Oil Industry Safety, Maintenance at Risk in Wake of Price Falloff
Historical loss trends reveal a potential correlation between significant falloffs in oil prices and increased energy losses. Energy companies must exercise caution when implementing cost-cutting measures designed to counteract or offset the effects of low oil prices to ensure history doesn’t repeat itself.
There is a concern, from the point of view of process safety and loss control, that lower revenues from oil and gas production and falling demand could potentially result in reductions in investment in risk-control measures; the reduction in maintenance and inspection activity could result in a higher rate of accidents.
Historically, in the upstream market, periods of significant pricing falls have been met by:
- New projects being shelved or canceled.
- Increase in redundancies and hiring freezes.
- Cuts in infrastructure and maintenance spending.
- Less investment in health and safety measures and employee training.
These cost-cutting decisions appear to have led to increased losses in the past, according to Marsh research (see Fig. 1).
Similar reductions occurred between 1980 and 1986 when Brent crude oil price fell from $35 to $15 per barrel, in the late 1990s when the price fell to less than $10 per barrel and in 2008 when the price fell from more than $100 to $32 per barrel. A period of increased frequency or larger losses has typically followed soon after.
Over the past 20 months, oil prices have fallen by around 70 percent. Already, companies have been canceling projects and making staffing reductions. It is estimated that projects worth up to $380 billion have been shelved, according to consultancy group Wood Mackenzie. Meanwhile, a recent survey in the Chemical Engineer revealed that the majority of respondents had seen redundancies within their companies. Additionally, 36 percent had seen training budgets cut and 45 percent reported hiring freezes.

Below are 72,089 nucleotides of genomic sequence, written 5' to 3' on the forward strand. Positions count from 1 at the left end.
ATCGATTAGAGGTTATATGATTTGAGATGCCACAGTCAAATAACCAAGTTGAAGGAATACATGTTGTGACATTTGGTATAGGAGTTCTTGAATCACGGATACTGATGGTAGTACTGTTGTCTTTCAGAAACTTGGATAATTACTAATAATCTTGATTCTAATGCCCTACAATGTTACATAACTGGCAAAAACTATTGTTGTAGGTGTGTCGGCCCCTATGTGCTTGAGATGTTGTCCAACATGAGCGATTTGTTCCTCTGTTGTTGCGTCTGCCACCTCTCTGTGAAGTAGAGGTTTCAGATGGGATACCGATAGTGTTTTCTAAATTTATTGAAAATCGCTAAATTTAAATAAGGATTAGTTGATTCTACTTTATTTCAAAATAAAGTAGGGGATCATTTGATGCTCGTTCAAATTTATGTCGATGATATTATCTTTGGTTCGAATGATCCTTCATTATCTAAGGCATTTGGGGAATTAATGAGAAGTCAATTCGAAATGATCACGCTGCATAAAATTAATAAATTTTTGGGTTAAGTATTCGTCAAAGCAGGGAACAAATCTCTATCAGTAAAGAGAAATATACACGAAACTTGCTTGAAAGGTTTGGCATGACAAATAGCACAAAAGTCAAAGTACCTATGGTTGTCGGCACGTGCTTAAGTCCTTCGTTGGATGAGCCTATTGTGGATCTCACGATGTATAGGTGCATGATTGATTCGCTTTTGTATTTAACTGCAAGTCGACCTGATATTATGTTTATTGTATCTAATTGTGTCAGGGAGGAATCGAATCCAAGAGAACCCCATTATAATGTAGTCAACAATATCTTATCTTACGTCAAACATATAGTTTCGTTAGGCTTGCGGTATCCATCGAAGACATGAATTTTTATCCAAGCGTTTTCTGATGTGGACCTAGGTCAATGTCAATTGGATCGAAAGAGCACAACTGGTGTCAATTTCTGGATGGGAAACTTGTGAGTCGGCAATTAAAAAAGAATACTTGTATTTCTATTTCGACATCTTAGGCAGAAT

While project cancellations and redundancies are easy to quantify due to publicly available information, cuts in maintenance, health and safety measures and employee training are far more difficult to assess. With a prolonged period of low oil prices expected, however, the question now is when will oil and gas companies begin spending less on maintenance and health and safety.
With today’s new oil price paradigm, it is important that the industry looks to the past for lessons on how best to manage cost savings in a measured manner that limits any potential downside.
This includes making decisions based on the conclusions of assessments to ensure that any risks of major losses introduced by changes to safety expenditure are reduced and mitigated effectively. For example, any significant organizational changes as a result of staffing reductions should be subject to an organizational management of change assessment—including a risk assessment—to ensure that any risk introduced as a result of loss of knowledge or expertise due to staffing changes is mitigated.
In such instances, it is also important to ensure that critical inspection and maintenance tasks continue to be delivered on schedule. Senior managers should receive regular reports of key performance indicators regarding maintenance and inspection. These should be selected and tracked so that they are indicative of the key tasks required to maintain process safety performance.
Every business decision, especially those involving cutting costs, should be made taking into account the potential risks involved. This way, cost-saving initiatives will have long-term value and impact, rather than simply transferring today’s savings into tomorrow’s major costs.
Many forecasters are predicting that oil prices will remain low for some time to come. It is vital that cost-saving measures implemented by oil companies are considered and measured. Cuts that extend too deeply into an organization could have a significant impact on loss records and, ultimately, cost more to rectify than they initially saved.
Companies should also be looking to take additional risk off their balance sheets at a time when the cost of insurance capital is at a historic low. Clearly, opportunities exist to reduce overall insurance premium costs, purchase insurance in areas that were previously omitted due to cost and renegotiate coverage terms.
Rather than take advantage of the current soft insurance market to reduce costs, now would appear to be the time for companies to transfer risk off their balance sheets before volatility increases.